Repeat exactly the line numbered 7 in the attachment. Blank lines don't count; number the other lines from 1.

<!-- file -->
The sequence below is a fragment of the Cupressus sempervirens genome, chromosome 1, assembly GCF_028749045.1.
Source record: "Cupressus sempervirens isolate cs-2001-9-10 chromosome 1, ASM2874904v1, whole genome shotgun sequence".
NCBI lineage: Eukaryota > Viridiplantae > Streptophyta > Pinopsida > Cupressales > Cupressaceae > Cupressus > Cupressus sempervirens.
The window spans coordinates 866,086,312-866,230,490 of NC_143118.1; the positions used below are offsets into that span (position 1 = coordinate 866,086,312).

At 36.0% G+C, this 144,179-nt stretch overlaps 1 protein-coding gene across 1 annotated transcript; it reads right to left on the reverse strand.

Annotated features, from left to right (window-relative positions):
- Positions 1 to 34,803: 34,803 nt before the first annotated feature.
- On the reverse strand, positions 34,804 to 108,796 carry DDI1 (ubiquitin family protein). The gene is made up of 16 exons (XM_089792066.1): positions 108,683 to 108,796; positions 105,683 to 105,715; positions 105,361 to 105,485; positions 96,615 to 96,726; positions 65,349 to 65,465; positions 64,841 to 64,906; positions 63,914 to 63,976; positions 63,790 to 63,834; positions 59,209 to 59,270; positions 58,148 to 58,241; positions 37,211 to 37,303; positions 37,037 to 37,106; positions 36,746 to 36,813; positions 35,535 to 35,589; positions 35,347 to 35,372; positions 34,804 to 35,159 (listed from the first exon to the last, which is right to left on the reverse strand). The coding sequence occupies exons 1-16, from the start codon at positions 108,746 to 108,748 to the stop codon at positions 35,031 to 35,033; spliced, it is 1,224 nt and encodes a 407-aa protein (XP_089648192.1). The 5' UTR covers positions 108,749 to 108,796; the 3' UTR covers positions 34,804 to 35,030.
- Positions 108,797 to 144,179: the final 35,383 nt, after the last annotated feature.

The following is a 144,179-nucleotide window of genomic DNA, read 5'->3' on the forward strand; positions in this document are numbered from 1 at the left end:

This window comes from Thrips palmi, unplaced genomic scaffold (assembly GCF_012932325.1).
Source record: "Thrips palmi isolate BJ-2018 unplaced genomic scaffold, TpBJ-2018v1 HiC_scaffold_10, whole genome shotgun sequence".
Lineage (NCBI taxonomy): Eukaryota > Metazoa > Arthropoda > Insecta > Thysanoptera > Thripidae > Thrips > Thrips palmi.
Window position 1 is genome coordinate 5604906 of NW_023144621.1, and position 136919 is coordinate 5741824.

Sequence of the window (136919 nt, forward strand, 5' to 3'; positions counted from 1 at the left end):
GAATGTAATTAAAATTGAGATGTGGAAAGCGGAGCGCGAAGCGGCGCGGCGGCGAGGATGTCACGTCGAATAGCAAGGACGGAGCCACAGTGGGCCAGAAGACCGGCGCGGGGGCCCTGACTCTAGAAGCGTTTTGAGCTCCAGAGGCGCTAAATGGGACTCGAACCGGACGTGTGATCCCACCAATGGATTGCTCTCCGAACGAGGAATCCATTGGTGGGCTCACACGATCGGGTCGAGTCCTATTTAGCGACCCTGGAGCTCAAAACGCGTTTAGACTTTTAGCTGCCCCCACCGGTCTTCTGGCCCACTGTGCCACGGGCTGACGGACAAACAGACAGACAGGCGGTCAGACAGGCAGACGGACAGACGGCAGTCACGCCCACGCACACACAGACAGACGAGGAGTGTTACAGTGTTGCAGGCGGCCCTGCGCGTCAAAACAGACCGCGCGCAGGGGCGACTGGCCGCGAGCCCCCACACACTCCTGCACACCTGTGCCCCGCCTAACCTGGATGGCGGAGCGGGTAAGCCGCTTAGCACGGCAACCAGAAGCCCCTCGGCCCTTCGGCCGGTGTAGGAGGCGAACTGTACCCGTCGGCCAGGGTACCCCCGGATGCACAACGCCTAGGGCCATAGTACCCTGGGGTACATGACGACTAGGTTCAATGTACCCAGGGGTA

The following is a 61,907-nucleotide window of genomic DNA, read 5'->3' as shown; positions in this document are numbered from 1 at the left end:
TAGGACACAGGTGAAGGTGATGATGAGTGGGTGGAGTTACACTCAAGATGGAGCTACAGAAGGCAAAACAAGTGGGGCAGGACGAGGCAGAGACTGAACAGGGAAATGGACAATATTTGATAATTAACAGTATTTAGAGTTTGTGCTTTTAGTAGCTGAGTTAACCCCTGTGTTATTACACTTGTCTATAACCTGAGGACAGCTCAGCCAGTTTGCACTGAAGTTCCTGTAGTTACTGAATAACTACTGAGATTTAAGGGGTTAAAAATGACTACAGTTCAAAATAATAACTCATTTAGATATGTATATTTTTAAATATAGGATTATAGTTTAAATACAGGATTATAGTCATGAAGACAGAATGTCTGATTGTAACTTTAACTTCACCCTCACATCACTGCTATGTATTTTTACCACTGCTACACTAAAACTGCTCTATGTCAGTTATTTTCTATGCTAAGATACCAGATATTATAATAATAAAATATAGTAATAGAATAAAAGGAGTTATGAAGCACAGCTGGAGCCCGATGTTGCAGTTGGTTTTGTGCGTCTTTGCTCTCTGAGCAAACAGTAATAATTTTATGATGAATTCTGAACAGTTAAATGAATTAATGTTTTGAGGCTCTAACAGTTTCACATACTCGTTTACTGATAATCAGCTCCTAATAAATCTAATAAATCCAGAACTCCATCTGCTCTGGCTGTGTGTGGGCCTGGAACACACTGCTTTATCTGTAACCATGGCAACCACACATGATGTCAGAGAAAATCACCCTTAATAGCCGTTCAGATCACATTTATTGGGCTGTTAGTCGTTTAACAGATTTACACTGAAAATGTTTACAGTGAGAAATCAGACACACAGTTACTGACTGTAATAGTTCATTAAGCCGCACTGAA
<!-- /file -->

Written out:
- Positions 1 to 34,803: 34,803 nt before the first annotated feature.